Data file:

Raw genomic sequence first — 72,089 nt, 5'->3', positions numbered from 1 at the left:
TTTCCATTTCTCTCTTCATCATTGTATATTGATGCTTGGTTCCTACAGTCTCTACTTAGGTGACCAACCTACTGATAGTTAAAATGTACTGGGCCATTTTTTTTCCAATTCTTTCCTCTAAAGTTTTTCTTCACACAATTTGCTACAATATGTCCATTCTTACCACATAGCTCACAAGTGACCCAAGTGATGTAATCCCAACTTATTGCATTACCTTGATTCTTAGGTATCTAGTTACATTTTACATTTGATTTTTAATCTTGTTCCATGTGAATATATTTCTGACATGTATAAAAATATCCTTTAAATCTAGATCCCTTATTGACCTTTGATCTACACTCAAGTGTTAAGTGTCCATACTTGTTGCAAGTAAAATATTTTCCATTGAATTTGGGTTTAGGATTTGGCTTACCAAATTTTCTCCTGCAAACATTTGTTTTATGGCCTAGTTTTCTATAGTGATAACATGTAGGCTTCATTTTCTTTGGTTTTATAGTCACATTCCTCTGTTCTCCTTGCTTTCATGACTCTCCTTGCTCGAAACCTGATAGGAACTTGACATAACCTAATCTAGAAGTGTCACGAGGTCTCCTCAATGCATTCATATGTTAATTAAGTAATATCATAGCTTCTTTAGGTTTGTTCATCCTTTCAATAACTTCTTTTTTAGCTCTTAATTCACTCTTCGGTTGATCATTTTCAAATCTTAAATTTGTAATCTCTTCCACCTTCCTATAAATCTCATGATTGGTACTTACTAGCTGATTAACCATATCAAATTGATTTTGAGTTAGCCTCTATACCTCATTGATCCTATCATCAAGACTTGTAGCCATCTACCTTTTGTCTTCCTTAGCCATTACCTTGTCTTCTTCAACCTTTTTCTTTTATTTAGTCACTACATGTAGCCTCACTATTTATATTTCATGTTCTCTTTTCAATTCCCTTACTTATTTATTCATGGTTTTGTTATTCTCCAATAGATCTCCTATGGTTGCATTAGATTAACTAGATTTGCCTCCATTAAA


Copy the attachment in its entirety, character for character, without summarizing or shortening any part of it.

Raw genomic sequence first — 72,089 nt, 5'->3', positions numbered from 1 at the left:
TTTCCATTTCTCTCTTCATCATTGTATATTGATGCTTGGTTCCTACAGTCTCTACTTAGGTGACCAACCTACTGATAGTTAAAATGTACTGGGCCATTTTTTTTCCAATTCTTTCCTCTAAAGTTTTTCTTCACACAATTTGCTACAATATGTCCATTCTTACCACATAGCTCACAAGTGACCCAAGTGATGTAATCCCAACTTATTGCATTACCTTGATTCTTAGGTATCTAGTTACATTTTACATTTGATTTTTAATCTTGTTCCATGTGAATATATTTCTGACATGTATAAAAATATCCTTTAAATCTAGATCCCTTATTGACCTTTGATCTACACTCAAGTGTTAAGTGTCCATACTTGTTGCAAGTAAAATATTTTCCATTGAATTTGGGTTTAGGATTTGGCTTACCAAATTTTCTCCTGCAAACATTTGTTTTATGGCCTAGTTTTCTATAGTGATAACATGTAGGCTTCATTTTCTTTGGTTTTATAGTCACATTCCTCTGTTCTCCTTGCTTTCATGACTCTCCTTGCTCGAAACCTGATAGGAACTTGACATAACCTAATCTAGAAGTGTCACGAGGTCTCCTCAATGCATTCATATGTTAATTAAGTAATATCATAGCTTCTTTAGGTTTGTTCATCCTTTCAATAACTTCTTTTTTAGCTCTTAATTCACTCTTCGGTTGATCATTTTCAAATCTTAAATTTGTAATCTCTTCCACCTTCCTATAAATCTCATGATTGGTACTTACTAGCTGATTAACCATATCAAATTGATTTTGAGTTAGCCTCTATACCTCATTGATCCTATCATCAAGACTTGTAGCCATCTACCTTTTGTCTTCCTTAGCCATTACCTTGTCTTCTTCAACCTTTTTCTTTTATTTAGTCACTACATGTAGCCTCACTATTTATATTTCATGTTCTCTTTTCAATTCCCTTACTTATTTATTCATGGTTTTGTTATTCTCCAATAGATCTCCTATGGTTGCATTAGATTAACTAGATTTGCCTCCATTAAA